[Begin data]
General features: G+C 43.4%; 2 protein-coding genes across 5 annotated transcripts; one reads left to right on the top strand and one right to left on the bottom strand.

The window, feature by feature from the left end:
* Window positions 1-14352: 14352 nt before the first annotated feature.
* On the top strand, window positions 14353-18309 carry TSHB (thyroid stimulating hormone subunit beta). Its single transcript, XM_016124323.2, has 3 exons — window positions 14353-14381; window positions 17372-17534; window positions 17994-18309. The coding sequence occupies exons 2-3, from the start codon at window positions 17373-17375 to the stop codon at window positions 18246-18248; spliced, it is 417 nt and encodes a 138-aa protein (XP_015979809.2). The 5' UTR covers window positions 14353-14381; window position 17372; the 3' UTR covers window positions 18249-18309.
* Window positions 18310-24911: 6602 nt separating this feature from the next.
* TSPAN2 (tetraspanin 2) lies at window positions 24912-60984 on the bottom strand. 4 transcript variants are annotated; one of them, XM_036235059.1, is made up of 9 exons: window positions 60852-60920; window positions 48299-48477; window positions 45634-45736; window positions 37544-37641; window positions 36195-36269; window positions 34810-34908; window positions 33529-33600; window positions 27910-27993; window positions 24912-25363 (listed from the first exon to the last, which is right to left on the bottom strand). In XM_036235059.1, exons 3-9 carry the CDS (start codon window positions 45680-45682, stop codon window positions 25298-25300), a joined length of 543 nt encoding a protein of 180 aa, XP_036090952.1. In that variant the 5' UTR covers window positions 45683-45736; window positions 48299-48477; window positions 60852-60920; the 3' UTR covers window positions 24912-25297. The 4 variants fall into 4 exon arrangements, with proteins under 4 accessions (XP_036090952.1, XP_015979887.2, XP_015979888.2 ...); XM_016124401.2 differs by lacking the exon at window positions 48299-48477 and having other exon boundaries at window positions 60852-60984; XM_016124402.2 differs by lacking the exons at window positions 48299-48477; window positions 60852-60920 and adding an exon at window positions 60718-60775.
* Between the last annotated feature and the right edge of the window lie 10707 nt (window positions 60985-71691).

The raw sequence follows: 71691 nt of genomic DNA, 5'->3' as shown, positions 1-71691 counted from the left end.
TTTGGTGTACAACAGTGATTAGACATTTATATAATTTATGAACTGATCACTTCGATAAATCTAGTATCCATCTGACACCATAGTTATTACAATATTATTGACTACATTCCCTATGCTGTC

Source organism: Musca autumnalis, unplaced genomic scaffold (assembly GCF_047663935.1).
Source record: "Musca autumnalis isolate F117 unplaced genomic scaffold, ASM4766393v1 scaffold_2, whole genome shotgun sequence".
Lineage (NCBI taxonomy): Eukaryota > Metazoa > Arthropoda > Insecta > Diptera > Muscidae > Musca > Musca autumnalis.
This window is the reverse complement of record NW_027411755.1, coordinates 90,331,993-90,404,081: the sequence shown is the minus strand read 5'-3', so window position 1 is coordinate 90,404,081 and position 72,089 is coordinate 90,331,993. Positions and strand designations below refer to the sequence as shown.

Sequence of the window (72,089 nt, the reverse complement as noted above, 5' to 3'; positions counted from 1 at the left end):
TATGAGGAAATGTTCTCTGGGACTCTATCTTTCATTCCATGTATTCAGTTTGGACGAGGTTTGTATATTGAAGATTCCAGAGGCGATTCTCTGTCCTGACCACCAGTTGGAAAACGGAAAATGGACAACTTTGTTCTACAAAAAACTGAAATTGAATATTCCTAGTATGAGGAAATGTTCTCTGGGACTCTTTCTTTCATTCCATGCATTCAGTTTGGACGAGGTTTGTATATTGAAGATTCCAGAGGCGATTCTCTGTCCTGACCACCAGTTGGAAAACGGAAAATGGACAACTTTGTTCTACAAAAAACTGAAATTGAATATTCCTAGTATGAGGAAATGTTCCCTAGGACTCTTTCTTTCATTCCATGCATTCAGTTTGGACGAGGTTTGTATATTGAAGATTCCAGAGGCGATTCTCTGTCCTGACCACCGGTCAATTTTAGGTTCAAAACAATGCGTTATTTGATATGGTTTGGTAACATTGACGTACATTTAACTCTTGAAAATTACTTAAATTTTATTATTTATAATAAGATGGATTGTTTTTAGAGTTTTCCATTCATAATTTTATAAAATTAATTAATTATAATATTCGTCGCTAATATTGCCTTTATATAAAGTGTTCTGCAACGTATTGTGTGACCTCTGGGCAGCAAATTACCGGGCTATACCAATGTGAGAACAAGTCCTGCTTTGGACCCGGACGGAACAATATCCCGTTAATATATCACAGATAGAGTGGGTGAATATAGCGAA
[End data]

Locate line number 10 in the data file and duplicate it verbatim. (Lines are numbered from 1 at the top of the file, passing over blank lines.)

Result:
Source organism: Musca autumnalis, unplaced genomic scaffold (assembly GCF_047663935.1).